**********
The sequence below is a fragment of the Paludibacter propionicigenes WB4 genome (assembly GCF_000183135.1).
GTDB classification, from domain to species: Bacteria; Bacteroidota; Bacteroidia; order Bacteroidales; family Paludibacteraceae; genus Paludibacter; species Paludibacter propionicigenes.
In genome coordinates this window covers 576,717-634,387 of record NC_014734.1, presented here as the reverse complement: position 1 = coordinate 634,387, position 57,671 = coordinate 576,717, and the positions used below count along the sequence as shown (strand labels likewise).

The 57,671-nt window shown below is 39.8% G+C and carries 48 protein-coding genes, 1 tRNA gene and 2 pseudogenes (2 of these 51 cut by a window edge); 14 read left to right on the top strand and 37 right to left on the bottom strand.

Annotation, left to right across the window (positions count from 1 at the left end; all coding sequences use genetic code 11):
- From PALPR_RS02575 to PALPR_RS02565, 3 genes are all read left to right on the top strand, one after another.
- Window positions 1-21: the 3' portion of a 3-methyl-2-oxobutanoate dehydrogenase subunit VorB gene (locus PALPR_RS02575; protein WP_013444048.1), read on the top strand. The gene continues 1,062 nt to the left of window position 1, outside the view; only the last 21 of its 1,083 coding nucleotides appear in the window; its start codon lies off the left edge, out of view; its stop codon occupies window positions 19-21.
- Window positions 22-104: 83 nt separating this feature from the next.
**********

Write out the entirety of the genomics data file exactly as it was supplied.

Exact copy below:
The sequence below is a fragment of the Paludibacter propionicigenes WB4 genome (assembly GCF_000183135.1).
GTDB classification, from domain to species: Bacteria; Bacteroidota; Bacteroidia; order Bacteroidales; family Paludibacteraceae; genus Paludibacter; species Paludibacter propionicigenes.
In genome coordinates this window covers 576,717-634,387 of record NC_014734.1, presented here as the reverse complement: position 1 = coordinate 634,387, position 57,671 = coordinate 576,717, and the positions used below count along the sequence as shown (strand labels likewise).

The 57,671-nt window shown below is 39.8% G+C and carries 48 protein-coding genes, 1 tRNA gene and 2 pseudogenes (2 of these 51 cut by a window edge); 14 read left to right on the top strand and 37 right to left on the bottom strand.

Annotation, left to right across the window (positions count from 1 at the left end; all coding sequences use genetic code 11):
- From PALPR_RS02575 to PALPR_RS02565, 3 genes are all read left to right on the top strand, one after another.
- Window positions 1-21: the 3' portion of a 3-methyl-2-oxobutanoate dehydrogenase subunit VorB gene (locus PALPR_RS02575; protein WP_013444048.1), read on the top strand. The gene continues 1,062 nt to the left of window position 1, outside the view; only the last 21 of its 1,083 coding nucleotides appear in the window; its start codon lies off the left edge, out of view; its stop codon occupies window positions 19-21.
- Window positions 22-104: 83 nt separating this feature from the next.